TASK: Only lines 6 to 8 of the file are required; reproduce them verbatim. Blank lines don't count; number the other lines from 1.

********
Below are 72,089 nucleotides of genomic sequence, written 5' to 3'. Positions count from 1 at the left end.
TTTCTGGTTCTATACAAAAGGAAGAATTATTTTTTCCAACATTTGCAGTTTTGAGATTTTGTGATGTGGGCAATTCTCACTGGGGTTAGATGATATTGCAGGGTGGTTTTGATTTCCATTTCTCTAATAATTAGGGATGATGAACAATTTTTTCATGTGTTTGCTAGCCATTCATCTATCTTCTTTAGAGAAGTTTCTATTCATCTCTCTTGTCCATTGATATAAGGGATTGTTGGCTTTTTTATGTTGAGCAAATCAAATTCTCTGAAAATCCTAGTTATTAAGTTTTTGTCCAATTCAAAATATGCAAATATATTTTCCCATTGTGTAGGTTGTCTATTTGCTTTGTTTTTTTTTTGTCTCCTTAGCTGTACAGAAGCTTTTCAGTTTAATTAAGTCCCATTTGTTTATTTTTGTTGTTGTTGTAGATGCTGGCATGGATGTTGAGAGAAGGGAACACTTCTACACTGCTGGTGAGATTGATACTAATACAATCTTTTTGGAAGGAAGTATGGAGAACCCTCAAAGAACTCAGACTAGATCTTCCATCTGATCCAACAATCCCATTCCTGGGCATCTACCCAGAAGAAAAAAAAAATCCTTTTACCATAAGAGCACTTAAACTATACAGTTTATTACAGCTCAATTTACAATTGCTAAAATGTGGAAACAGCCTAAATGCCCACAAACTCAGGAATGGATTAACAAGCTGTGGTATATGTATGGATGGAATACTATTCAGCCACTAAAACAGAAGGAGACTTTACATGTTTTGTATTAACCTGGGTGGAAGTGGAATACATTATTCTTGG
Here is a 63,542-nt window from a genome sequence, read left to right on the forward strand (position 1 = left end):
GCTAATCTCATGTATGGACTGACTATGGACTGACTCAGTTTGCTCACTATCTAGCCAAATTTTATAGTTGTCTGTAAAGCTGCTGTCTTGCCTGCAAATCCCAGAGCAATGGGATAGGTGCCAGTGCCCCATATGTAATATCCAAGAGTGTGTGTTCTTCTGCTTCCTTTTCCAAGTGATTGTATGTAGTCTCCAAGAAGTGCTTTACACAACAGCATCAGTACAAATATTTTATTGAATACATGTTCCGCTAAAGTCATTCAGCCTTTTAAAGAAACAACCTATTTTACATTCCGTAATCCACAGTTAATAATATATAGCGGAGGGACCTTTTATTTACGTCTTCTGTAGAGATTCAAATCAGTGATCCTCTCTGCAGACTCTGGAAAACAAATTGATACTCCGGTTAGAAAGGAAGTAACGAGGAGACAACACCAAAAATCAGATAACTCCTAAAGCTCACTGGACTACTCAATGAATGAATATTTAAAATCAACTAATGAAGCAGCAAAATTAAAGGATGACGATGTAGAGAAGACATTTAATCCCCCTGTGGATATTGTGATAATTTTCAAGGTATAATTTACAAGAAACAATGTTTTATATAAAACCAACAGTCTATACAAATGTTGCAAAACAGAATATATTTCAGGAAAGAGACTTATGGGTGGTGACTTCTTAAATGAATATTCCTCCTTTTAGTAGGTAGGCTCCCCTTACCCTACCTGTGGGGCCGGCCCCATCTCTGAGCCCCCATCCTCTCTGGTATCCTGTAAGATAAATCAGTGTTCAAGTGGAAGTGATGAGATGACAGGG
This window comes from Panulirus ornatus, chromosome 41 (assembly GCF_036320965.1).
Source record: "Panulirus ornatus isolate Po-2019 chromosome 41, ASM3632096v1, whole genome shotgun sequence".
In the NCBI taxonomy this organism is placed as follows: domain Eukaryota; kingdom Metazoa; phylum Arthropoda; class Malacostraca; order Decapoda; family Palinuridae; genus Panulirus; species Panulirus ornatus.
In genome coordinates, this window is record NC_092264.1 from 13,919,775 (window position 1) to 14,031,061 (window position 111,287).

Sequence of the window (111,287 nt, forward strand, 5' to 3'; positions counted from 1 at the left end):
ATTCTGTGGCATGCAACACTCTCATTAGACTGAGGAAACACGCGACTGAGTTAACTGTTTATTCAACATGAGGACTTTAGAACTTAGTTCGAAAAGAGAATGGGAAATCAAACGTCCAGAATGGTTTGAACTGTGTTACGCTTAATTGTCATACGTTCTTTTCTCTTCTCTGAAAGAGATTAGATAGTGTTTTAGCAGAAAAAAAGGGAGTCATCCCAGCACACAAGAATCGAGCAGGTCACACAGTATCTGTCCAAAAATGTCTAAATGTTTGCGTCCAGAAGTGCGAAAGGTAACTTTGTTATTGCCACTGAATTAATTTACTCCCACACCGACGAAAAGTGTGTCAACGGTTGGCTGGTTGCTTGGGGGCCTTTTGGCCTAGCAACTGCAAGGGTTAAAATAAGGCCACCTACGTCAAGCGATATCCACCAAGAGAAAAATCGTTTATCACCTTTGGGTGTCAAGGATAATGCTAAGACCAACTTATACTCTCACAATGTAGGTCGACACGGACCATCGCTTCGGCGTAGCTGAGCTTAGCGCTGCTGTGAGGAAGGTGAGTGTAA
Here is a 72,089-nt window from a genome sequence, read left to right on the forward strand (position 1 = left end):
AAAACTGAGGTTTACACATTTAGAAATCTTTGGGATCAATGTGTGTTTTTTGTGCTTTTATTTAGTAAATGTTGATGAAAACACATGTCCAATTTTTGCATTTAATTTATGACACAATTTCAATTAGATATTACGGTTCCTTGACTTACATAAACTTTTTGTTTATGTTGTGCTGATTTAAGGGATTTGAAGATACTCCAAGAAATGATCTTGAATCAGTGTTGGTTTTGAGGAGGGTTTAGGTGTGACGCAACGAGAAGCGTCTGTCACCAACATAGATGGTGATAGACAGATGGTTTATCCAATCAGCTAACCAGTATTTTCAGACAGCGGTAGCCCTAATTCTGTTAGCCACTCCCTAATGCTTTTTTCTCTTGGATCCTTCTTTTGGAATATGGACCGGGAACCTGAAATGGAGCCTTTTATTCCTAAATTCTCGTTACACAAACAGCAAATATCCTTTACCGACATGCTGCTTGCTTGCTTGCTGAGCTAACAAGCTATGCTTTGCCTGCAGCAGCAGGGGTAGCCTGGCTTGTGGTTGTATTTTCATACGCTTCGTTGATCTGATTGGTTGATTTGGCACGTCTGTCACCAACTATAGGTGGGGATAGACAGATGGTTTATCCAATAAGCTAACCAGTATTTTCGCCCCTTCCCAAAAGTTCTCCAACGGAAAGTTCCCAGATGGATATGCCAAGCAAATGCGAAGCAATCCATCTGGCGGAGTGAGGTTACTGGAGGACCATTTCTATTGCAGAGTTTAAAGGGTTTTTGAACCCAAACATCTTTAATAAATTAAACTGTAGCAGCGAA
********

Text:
Source record: "Panulirus ornatus isolate Po-2019 chromosome 41, ASM3632096v1, whole genome shotgun sequence".
In the NCBI taxonomy this organism is placed as follows: domain Eukaryota; kingdom Metazoa; phylum Arthropoda; class Malacostraca; order Decapoda; family Palinuridae; genus Panulirus; species Panulirus ornatus.
In genome coordinates, this window is record NC_092264.1 from 13,919,775 (window position 1) to 14,031,061 (window position 111,287).